It was unreal for me to spend money to watch a show. Reading many reviews in the internet recommending tourist to watch this show made me spend additional money during my trip to Yangshuo, and it worth it. And despite being “touristy”., it is fun to watch. It is one of the few shows I’ve seen where I don’t understood a single word but have still managed to enjoy it. Impressive show with over 600 performers on the largest stage (river and mountains) in the world, designed and directed by the same man who was responsible for the 2008 Beijing Olympics opening ceremony.
The location is one of the “stars” of the show. The backdrop is a specially light bathed karst mountains of Yangshou, the stage is the natural slow flowing part of the Li River, and the incredible lighting effects bring out, and even enhance this beautiful combination of the river and the surrounding misty mountains on the horizon. Some 600 stage players dance an hour play with great music before your eyes!
The show is beautiful, impressive, does tell a story. It was impossible for us to follow the storyline, mainly because I do not understand the Chinese language, but I enjoyed every minute of it. There were amazing set pieces, such as the fishermen crossing the lake, a young lady walking on the moon, and the mass of people at the end walking across the lake with illuminated costumes. And the singing was, well, sometimes difficult to appreciate. The parts I did not enjoy were the group singing, which was not melodious to my ears. However, it doesn’t really matter at the time that you can’t understand the story as it is a visual spectacular. None of that mattered – the sheer beauty of the visuals, the magical action taking place on the water, and the impact of having so many people all perfectly choreographed will leave you dumbstruck. Hard to take beautiful pictures unless you have a tripod, but still worth it. Although the overall performance was good, the light show left me a bit of disappointment, as I was expecting the surrounding hills to be used more throughout the performance.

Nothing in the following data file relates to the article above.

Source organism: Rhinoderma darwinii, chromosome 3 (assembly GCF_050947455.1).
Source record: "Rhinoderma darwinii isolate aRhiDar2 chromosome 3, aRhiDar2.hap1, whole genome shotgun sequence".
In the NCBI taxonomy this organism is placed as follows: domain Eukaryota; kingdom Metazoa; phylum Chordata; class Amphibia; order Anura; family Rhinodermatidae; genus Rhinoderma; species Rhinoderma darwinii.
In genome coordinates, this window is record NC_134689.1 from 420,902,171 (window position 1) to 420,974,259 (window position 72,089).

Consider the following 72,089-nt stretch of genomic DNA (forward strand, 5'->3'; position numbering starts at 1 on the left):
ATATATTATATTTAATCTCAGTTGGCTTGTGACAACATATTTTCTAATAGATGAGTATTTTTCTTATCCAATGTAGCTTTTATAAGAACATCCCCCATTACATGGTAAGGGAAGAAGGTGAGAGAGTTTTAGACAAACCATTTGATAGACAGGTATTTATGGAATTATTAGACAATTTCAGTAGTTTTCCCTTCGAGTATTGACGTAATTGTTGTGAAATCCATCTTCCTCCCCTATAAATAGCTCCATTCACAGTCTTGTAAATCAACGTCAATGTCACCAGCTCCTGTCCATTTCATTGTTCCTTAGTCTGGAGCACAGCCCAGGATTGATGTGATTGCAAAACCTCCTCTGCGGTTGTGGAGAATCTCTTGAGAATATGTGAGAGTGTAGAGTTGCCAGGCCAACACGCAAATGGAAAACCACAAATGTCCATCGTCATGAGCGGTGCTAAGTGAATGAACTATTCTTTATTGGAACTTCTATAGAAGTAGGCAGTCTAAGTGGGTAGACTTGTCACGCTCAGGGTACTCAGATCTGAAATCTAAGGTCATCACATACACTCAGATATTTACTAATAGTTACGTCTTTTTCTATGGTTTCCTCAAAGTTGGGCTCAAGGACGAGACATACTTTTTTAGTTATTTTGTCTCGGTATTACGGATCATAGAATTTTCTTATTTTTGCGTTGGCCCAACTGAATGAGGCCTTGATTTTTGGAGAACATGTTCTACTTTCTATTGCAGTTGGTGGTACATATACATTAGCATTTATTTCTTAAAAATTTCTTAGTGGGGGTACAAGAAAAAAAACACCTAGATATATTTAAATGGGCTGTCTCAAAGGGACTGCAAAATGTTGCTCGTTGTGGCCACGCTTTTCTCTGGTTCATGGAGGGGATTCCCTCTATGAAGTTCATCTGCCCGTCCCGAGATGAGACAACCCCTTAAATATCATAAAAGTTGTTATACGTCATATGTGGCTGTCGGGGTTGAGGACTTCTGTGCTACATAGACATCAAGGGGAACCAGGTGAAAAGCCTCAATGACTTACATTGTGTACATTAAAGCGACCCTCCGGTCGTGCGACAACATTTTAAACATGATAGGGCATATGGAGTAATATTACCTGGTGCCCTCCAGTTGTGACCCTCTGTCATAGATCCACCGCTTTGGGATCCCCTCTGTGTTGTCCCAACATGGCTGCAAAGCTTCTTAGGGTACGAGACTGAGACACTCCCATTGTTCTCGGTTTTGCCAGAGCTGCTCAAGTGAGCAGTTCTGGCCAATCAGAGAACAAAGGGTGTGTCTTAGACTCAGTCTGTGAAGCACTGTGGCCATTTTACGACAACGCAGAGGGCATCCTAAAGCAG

We bought the second most expensive seats but I believe any of the seats would have been good. The best advice I can give is to understand that the cheapest seats do not have backs to them, which may be a problem for some. Also, they are lower- you still see the entire show, in fact you are closer to it- but what you miss are the reflections off of the water. I’d suggest the B1 or B2 seats if you can afford the extra few dollars. You get a better view and a nicer chair.
Be prepared for huge crowds as there are 2200 seats and they are sold out most nights. It seems chaotic when you first get there but they are actually quite well organized, just go with the flow. Be warned that as most of the audience will be Chinese tourists there is a lot of chat and noise during the show, but being to few parts of China, I understood that the Chinese demonstrate their enjoyment of a show by continually talking through it and taking photos, so don’t expect a quiet audience experience!
Watching the Impession of the Liu San Jie is a nice way to spend an evening in sleepy Yangshuo.
Additional tips :
- booked the show ticket with your hotels or tourist guide. Entering the show itself was very chaotic, so let your guide do all the work.
- the show was always full, so booked early to get good seat.
- if you wanna get nice picture, bring along your travel-size tripod